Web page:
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Anne Que

computerquilting

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Hello,

I am considering buying a computer for my millenium. It looks like a wonderfull addition to your machine. The quilting looks really neat and regular and everything seems possible.

Now I noted that there is an Intelliquilter and a Compuquilter. If you look on their sites they both seem good but I cannot exactly discern the difference. Is there anyone who can explain this to me by experience?

And I have also questions like - are you satisfied with the computer and does is answer you expectations? Is it user-friendly? Did you experience a lot of problems? Does it work faster than doing it by hand? Did you consider other computers before you bought the one you have? Where did you buy it? I live in Europe and maybe the closest place to buy is England.

I hope these are not too many questions and that you can help me.

thank you and kind regards

Anne Que

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Hi Anne. I recently purchased Intelliquilter. There is a comparision chart between Compuquilter and Intelliquilter. It is on the Intelliquilter Yahoo site. The chart is several years old, but it will give you a place to start. The chart is at http://groups.yahoo.com/group/IntelliQuilter/files/. You may need to join the Yahoo group in order to get access to the chart. While you are on the group, feel free to ask your questions.

Another option you don't have listed is Quilt Studio. This is a computerized system that APQS will be offering soon. My understanding is that it is close to being ready for release. If you are interested in it, I would contact any rep or the APQS showroom.

I love my IQ and it is very easy to use. I purchased it over the other systems for several reasons:

1. I have the ability to record my own designs as I am stitching them out on the quilt. Then I can easily reuse the design in other areas of the quilt or save it for future use.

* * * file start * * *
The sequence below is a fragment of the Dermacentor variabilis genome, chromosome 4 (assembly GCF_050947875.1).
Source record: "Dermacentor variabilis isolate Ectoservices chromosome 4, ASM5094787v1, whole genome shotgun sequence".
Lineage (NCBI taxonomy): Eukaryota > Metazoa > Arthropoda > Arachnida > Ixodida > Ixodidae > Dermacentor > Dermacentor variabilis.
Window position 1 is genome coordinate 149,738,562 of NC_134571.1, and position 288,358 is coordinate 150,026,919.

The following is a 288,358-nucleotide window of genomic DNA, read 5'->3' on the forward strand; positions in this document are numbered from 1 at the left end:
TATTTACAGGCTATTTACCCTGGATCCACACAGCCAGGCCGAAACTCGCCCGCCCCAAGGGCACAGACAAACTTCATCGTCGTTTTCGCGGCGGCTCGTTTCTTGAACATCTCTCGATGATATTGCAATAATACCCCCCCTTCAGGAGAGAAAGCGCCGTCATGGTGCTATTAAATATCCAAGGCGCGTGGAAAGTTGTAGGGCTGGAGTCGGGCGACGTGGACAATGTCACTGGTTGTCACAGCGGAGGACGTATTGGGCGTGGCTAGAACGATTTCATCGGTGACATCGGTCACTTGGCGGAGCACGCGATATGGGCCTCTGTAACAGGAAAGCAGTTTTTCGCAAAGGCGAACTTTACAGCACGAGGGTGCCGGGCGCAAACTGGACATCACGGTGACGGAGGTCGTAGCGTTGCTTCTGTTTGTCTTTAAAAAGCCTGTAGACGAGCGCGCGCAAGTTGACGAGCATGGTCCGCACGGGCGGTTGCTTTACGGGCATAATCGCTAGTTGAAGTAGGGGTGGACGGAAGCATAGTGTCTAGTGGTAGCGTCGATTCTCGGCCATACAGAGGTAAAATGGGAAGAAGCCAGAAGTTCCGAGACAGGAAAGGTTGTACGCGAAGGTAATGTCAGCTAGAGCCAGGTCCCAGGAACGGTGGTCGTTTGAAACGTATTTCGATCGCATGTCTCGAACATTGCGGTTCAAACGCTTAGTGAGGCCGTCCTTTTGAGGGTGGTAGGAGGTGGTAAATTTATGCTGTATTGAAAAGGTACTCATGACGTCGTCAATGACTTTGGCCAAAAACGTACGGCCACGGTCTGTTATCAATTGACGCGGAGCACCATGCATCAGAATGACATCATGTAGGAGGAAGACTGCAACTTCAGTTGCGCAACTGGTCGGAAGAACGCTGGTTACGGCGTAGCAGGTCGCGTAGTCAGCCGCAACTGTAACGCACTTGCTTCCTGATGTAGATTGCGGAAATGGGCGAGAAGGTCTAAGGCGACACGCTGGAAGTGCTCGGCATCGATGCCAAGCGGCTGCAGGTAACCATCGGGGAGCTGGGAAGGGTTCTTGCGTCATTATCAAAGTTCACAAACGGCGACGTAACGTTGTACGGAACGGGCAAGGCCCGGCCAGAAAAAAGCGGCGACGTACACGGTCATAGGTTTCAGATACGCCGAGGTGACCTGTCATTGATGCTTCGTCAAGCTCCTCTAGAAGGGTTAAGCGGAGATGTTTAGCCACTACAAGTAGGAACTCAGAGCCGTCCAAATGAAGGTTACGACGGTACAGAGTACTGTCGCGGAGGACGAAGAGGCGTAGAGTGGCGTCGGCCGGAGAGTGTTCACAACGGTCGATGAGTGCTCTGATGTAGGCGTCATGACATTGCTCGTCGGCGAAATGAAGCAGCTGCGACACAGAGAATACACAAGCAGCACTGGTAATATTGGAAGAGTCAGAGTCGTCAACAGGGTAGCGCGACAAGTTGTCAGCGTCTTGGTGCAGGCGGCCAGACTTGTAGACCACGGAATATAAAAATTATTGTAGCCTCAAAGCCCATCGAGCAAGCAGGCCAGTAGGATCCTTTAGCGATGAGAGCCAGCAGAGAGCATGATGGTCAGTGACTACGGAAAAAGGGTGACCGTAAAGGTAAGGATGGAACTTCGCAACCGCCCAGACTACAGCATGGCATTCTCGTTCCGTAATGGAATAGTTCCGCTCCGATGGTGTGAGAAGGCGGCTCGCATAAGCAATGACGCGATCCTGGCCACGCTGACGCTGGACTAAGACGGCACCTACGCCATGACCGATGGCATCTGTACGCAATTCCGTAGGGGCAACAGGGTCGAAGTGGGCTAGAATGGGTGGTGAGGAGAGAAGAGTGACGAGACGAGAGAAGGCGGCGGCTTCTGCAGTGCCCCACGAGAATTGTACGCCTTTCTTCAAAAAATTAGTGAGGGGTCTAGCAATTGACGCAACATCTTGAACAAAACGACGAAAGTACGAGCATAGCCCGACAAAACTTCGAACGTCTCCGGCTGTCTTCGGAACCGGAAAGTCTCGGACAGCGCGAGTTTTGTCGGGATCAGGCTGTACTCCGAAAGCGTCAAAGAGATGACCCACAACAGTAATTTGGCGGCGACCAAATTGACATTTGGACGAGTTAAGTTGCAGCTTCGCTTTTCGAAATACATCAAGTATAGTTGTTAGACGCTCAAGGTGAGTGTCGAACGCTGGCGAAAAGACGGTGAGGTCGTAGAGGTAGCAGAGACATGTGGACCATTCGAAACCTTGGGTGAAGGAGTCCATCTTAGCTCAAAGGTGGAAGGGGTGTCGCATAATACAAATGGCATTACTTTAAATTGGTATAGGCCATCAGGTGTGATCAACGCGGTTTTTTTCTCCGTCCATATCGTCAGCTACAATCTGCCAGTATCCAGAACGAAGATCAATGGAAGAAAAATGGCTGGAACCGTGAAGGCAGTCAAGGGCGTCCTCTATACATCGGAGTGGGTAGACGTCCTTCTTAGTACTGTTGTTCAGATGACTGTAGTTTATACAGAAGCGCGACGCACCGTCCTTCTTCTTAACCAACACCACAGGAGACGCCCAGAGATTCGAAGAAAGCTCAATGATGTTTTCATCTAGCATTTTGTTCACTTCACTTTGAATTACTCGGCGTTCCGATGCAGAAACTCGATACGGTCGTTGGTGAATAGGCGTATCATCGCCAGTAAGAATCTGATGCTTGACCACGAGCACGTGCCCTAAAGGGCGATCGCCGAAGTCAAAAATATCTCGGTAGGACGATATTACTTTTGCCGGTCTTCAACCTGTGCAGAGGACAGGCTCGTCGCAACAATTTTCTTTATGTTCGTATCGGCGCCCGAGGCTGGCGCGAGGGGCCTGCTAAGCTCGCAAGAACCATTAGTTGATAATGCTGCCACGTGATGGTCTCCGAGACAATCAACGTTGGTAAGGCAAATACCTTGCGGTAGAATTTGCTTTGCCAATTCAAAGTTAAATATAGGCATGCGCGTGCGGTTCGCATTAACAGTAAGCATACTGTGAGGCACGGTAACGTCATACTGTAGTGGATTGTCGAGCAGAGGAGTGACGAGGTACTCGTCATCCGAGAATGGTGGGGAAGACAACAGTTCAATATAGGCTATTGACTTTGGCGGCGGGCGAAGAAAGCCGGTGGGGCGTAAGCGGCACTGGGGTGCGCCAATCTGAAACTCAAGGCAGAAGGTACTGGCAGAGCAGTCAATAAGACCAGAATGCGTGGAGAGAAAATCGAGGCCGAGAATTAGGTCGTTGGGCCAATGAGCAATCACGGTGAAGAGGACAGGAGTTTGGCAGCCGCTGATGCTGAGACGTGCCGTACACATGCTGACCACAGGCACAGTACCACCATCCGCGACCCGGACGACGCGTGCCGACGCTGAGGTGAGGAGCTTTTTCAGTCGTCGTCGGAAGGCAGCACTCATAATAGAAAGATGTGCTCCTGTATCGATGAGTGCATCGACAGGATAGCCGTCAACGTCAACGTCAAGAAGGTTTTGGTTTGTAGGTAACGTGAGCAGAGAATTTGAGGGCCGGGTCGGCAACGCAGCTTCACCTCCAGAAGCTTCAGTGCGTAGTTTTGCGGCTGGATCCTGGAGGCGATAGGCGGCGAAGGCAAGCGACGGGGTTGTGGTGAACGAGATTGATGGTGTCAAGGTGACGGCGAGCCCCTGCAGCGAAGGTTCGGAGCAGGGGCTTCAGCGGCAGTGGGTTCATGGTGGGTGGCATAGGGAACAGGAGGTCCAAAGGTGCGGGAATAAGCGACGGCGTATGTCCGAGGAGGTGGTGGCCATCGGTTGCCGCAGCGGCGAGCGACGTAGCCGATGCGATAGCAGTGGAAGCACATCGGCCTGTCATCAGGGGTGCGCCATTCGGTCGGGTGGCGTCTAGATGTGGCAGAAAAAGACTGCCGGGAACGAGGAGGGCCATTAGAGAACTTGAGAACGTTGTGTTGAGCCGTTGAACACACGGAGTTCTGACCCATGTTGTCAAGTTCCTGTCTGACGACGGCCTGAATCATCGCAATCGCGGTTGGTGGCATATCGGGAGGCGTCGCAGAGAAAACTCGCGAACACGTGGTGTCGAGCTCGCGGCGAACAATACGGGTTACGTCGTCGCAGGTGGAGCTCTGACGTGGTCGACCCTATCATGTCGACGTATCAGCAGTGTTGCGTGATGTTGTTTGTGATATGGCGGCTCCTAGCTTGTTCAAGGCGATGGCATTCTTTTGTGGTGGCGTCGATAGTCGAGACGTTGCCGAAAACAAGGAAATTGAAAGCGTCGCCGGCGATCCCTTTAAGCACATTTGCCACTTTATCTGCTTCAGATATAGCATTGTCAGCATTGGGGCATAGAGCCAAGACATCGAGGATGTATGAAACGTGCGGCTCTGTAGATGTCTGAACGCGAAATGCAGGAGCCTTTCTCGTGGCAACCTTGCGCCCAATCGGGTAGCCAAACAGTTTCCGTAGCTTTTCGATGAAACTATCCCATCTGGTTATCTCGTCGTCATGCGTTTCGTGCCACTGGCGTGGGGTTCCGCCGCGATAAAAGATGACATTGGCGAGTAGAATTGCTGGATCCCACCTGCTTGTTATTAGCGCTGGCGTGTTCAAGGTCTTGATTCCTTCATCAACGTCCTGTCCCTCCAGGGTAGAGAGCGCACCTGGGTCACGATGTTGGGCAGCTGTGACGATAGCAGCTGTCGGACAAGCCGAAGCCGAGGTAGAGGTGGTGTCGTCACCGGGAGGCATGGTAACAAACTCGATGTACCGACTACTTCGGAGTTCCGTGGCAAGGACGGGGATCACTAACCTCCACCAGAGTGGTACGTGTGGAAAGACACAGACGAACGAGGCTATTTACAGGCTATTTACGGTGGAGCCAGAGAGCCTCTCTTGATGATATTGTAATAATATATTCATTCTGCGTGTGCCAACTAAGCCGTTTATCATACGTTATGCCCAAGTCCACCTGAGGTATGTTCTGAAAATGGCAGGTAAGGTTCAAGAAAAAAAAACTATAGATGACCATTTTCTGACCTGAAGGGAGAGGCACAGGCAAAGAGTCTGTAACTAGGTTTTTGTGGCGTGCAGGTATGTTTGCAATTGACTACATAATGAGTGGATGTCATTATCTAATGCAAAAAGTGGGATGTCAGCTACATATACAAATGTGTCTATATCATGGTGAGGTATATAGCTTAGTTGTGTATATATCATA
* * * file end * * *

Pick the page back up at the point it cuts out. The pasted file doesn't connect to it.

2. Intelliquilter can switch to freehand and back in a matter of seconds with the touch of a button. No belts to unhook, pull out of the way, etc.

3. I like that Intelliquilter is not a belt driven system. Some would argue that is a bad thing, but I disagree. An added bonus to this is that I don't have cords and belts all over. I hate cords hanging all over and it drives me nuts.

4. I like that the computer is right in front of me at all times because it is mounted on the machine. Again some would argue that this is a bad thing. I work in the computer world, and again I would disagree with this.

Hope this helps!!


Debbi Prodigy w/ Intelliquilter , A-1 Platinum Elite

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Anne

We hebben je een Emailtje gestuurd.

Dutch for Anne, we send you an Email :)


Regards

Theo van der Heijden

We will teach at MQX East & West and at

MQS 2011, both Pre-Design Studio and Art & Stitch

www.longarmpatterns.com

www.artandstitch.com

www.pre-designstudio.com

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I also have the IQ - new owner. Everything that Debbi said is correct. Since I am very limited on space, I liked the fact that the IQ is an all inclusive system within the tablet that sits on the machine. Most systems have a screen that sits on one end of the bed plus a computer box & all the wires. With IQ, there are only 2 major wires (the plug from the motors to the power source & the plug from the IQ to the power source) plus a few wires the installer runs along the outside of your machine (very! neatly I might add) during installation. Since the system is all inclusive within the tablet, you are able to remove the tablet (only takes a couple of seconds) and take it to a comfy spot and work on designs. Though it does not have a complete design system, you can create marvelous designs without additional software. For complete designing, you can use many different programs such as AutoSketch, Corel Draw, Illustrator, Pre-Design to name a few.